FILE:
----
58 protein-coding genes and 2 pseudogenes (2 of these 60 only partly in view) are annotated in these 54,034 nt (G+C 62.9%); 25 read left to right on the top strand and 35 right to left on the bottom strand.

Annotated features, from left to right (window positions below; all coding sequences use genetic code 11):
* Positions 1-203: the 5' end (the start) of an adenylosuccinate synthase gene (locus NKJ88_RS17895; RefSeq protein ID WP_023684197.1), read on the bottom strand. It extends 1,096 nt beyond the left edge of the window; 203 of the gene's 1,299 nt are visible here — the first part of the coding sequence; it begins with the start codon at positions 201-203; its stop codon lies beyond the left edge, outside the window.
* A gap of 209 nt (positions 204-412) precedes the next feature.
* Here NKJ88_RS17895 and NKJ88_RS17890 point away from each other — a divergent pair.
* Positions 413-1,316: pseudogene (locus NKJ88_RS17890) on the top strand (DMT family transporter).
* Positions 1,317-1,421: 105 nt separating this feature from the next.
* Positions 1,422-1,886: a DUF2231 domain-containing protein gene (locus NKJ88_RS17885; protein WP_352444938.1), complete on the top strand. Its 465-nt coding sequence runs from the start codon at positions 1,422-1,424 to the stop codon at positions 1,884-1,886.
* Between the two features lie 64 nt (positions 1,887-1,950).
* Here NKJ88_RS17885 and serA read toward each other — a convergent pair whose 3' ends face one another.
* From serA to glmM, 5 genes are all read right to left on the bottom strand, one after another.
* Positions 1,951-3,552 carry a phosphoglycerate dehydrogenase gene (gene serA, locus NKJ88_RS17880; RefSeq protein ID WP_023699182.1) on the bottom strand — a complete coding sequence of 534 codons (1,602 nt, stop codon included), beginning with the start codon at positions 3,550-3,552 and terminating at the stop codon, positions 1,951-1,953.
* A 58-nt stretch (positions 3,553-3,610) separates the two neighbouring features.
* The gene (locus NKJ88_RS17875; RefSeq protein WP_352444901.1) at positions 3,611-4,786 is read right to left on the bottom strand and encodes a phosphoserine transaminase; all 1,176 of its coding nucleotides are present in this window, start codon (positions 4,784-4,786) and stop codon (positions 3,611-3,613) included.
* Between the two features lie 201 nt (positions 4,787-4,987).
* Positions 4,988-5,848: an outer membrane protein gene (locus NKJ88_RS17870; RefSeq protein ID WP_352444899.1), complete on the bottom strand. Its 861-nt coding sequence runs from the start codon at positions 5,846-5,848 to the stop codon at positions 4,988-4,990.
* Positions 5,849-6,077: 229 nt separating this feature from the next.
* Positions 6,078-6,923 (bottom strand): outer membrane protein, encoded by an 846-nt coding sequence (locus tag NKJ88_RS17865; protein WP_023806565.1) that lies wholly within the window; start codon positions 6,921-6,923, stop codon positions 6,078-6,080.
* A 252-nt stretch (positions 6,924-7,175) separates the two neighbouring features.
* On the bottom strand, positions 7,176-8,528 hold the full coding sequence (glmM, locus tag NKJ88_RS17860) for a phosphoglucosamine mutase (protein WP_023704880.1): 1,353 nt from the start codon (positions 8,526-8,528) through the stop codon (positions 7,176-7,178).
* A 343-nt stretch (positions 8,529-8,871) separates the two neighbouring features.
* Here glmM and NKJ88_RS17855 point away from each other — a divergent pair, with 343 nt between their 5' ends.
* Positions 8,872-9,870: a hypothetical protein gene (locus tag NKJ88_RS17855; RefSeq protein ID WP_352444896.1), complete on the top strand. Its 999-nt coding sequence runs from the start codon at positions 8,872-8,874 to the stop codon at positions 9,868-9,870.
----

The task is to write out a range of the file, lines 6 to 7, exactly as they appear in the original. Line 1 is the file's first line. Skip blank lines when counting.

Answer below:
* Positions 413-1,316: pseudogene (locus NKJ88_RS17890) on the top strand (DMT family transporter).
* Positions 1,317-1,421: 105 nt separating this feature from the next.